Enron Barge Case Update

White Collar Crime Prof Blog has an update on the James A. Brown case (in Re: Nigerian Barges) and it will make you angry:

The latest is that Hon. Werlein denied the defense Speedy Trial Act Motion The defense had claimed that “[s]ince August 13, 2009, the government has failed to take even a first step to bring Brown to trial.”

This case also includes claims of discovery violations on the part of the Enron Task Force, with the defense arguing that “[a]fter Brown’s trial and appeal, a new prosecutor finally produced the government’s notes of multiple conversations with Fastow, the grand jury testimony of Merrill counsel, and other Brady material -all which proves Brown’s innocence on all charges.”

[Note: I deleted the links to the court documents; they remain available at the original source.]

This is shamefully typical of the Enron Task Force and the pro-prosecution judges who are overseeing these important cases. The discovery process has been egregious in all the Enron cases, notably in the Skilling / Lay case when prosecutors refused to turn over the raw Fastow notes. Prosecutors then made the absurd claim that even if the defense had the items, no jury would have been swayed. It is, of course, up to juries to decide the value of evidence, not power-mad prosecutors.

Discovery in the Broadband case, however, was even more outrageous when the government made no credible attempt to preserve the only tangible evidence in the case, the actual EBS software and hardware. The government managed to preserve certain secondary evidence, such as emails, but made no effort to stop the dismantling and sell of the primary evidence, the EBS technology. As an analogy, consider a situation in which a prosector accuses someone of damaging an automobile but then stands idly by while the vehicle is dismantled and disposed of before trial — such a fiasco would be thrown out of court. But in the EBS case, the trial was allowed to proceed.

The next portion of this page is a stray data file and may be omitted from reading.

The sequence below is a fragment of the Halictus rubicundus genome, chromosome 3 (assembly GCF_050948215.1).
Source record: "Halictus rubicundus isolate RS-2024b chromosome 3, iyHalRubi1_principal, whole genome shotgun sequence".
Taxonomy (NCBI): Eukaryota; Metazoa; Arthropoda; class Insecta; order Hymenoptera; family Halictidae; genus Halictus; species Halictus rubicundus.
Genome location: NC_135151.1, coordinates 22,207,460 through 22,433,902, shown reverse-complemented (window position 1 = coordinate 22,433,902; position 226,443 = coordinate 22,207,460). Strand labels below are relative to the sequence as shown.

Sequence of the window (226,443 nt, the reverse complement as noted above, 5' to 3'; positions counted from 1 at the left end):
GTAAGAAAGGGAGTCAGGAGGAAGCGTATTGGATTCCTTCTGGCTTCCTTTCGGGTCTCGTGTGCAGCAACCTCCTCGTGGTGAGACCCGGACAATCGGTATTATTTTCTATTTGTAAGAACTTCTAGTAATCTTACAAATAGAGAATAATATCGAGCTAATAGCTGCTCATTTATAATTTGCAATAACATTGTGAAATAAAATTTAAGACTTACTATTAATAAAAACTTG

Tom Kirkendall has made the point that when we shut our eyes to misconduct against unpopular defendants, then we empower the government to use the same tactics against everyone.

Today In Enron History

Today – literally today – February 8, 2010 jury selection and trial was set for former Merrill Lynch executive Daniel Bayly for ridiculous charges related to the Nigerian Barge case. However, on October 27, 2009, the Government filed an unopposed motion to continue the trial date and other deadlines, requesting a May 10, 2010 trial date.

Then, last month, the Government suddenly dropped the case. This seems like such good news. The Enron cases have been a complete bust for the DOJ, and it is likely they didn’t want more egg on their faces. So kudos for them for recognizing that and doing the right thing.

But then they turned around announced they would still try Bayly’s co-defendant, William Furst. This is maddening. William Furst is not guilty of anything at all. The Nigerian Barge deal was a completely kosher deal, and he was not involved any wrong-doing. My heart goes out to William Furst.

Compounding the travesty, there are some similarities to Rex Shelby’s case. Prosecutors seem to have no idea what they’re trying either with the Nigerian Barges or the Broadband case. After ten years, they pursue the defendants until they give up and plead guilty, or they are ultimately defeated. They seem to like the show.